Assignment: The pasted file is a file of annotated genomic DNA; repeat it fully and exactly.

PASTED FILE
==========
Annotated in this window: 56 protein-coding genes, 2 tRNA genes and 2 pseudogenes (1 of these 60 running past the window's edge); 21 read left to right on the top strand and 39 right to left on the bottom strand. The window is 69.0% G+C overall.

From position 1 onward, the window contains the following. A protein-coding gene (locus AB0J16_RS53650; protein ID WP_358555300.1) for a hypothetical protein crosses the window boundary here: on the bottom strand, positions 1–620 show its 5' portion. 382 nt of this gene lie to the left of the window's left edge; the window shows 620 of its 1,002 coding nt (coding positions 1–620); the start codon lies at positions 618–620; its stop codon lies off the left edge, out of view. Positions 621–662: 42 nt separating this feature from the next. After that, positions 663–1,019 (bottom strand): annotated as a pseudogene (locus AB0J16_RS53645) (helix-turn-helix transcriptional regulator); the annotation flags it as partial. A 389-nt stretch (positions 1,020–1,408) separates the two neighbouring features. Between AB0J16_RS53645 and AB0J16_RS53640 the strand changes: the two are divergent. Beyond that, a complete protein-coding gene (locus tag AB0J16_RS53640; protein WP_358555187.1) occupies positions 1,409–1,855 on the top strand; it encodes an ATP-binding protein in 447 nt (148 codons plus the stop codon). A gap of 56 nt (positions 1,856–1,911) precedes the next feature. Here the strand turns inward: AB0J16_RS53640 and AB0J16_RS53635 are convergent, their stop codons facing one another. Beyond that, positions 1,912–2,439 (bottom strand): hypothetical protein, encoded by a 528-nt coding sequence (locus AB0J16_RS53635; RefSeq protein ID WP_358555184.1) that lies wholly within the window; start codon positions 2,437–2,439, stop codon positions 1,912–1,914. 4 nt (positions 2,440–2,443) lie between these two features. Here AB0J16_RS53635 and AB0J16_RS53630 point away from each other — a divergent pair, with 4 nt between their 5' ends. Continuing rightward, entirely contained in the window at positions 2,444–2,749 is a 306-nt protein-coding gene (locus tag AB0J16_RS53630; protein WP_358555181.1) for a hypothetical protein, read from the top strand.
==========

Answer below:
Annotated in this window: 56 protein-coding genes, 2 tRNA genes and 2 pseudogenes (1 of these 60 running past the window's edge); 21 read left to right on the top strand and 39 right to left on the bottom strand. The window is 69.0% G+C overall.

From position 1 onward, the window contains the following. A protein-coding gene (locus AB0J16_RS53650; protein ID WP_358555300.1) for a hypothetical protein crosses the window boundary here: on the bottom strand, positions 1–620 show its 5' portion. 382 nt of this gene lie to the left of the window's left edge; the window shows 620 of its 1,002 coding nt (coding positions 1–620); the start codon lies at positions 618–620; its stop codon lies off the left edge, out of view. Positions 621–662: 42 nt separating this feature from the next. After that, positions 663–1,019 (bottom strand): annotated as a pseudogene (locus AB0J16_RS53645) (helix-turn-helix transcriptional regulator); the annotation flags it as partial. A 389-nt stretch (positions 1,020–1,408) separates the two neighbouring features. Between AB0J16_RS53645 and AB0J16_RS53640 the strand changes: the two are divergent. Beyond that, a complete protein-coding gene (locus tag AB0J16_RS53640; protein WP_358555187.1) occupies positions 1,409–1,855 on the top strand; it encodes an ATP-binding protein in 447 nt (148 codons plus the stop codon). A gap of 56 nt (positions 1,856–1,911) precedes the next feature. Here the strand turns inward: AB0J16_RS53640 and AB0J16_RS53635 are convergent, their stop codons facing one another. Beyond that, positions 1,912–2,439 (bottom strand): hypothetical protein, encoded by a 528-nt coding sequence (locus AB0J16_RS53635; RefSeq protein ID WP_358555184.1) that lies wholly within the window; start codon positions 2,437–2,439, stop codon positions 1,912–1,914. 4 nt (positions 2,440–2,443) lie between these two features. Here AB0J16_RS53635 and AB0J16_RS53630 point away from each other — a divergent pair, with 4 nt between their 5' ends. Continuing rightward, entirely contained in the window at positions 2,444–2,749 is a 306-nt protein-coding gene (locus tag AB0J16_RS53630; protein WP_358555181.1) for a hypothetical protein, read from the top strand.